Excluding the one time financial benefit of a US$149.4 million influx from a recently announced wafer supply contract cancellation with Suntech, MEMC’s solar materials business took a significant hit across key financial metrics in the second quarter of 2011. Solar material revenue was US$323.1 million in 2Q, down 1% sequentially however, excluding the Suntech payment, solar material revenue would have been US$173.7 million, a 47% decline from the first quarter.  
Solar wafer volumes declined 40% in the second quarter and wafer pricing fell 17% compared with the previous quarter. However, MEMC management noted that wafer prices in general had fallen 40% from the first quarter. 
MEMC posted GAAP revenue in the second of US$746 million, while excluding the Suntech cash benefit, revenue would have been US$596.2 million, a 19% decline sequentially. The decline, excluding Suntech was said to be due to weaker solar wafer pricing and volumes as well as the timing of some SunEdison PV project completions. Management also noted that uncertain solar demand, especially in Europe were to blame. 
“Responding quickly to market conditions in solar wafers, our Solar Materials business took actions to restructure customer and supplier agreements and right-size the business,” noted MEMC's CEO Ahmad Chatila. “We are pleased to have reached the resolution with Suntech, and we expect that our future relationship with Suntech will be much improved, and that they will continue to buy from us in 2011 and beyond.”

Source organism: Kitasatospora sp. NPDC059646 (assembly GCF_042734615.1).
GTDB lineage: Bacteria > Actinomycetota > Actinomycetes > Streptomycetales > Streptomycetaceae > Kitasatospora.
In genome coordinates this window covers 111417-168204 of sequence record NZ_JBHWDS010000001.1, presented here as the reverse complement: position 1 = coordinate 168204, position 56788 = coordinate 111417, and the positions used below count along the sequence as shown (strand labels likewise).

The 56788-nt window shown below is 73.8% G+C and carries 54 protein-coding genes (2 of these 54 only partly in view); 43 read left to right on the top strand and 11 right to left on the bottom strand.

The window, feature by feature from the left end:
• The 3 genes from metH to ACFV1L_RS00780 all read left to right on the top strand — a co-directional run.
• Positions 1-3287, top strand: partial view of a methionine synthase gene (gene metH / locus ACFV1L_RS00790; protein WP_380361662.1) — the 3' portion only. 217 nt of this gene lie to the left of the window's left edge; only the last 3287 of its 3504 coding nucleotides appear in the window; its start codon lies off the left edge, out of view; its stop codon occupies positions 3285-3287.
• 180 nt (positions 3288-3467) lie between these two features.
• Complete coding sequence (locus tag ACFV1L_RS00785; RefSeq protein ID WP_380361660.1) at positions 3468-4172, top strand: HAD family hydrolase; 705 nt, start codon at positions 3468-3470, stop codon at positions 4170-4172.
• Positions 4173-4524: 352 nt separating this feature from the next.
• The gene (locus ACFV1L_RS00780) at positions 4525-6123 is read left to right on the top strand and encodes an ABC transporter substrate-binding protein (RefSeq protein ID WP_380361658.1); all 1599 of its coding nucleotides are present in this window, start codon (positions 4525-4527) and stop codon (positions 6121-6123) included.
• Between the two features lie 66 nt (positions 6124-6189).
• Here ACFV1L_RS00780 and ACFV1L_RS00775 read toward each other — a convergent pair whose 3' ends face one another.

Management noted in a conference call to discuss quarterly results that a further US$29 million of deferred revenue from Suntech was expected to be realized in the second half of the year. 
MEMC’s solar materials business operating profit was US$89.2 million, compared to US$39.4 million in the 2011 first quarter, and US$19.1 million in 2Q10.
The sequential increase was driven by the Suntech contract resolution, partially offset by US$52.4 million in cost of goods sold charges resulting from adverse purchase obligations, US$1.3 million in restructuring charges, and a $14.2 million charge due largely to low initial volumes at Kuching (300mm semiconductor wafers) as the ramp of that facility progresses, according to the company. 
Chatila also noted that it’s wafering business changes, which have included bringing a key amount of wafering in-house or with key partners was on track to provide a fully blended module costs of less than US$1 per watt in 2012. 
Management also noted in the call that wafer price declines were expected in the second-half of the year, but didn’t provide specific guidance.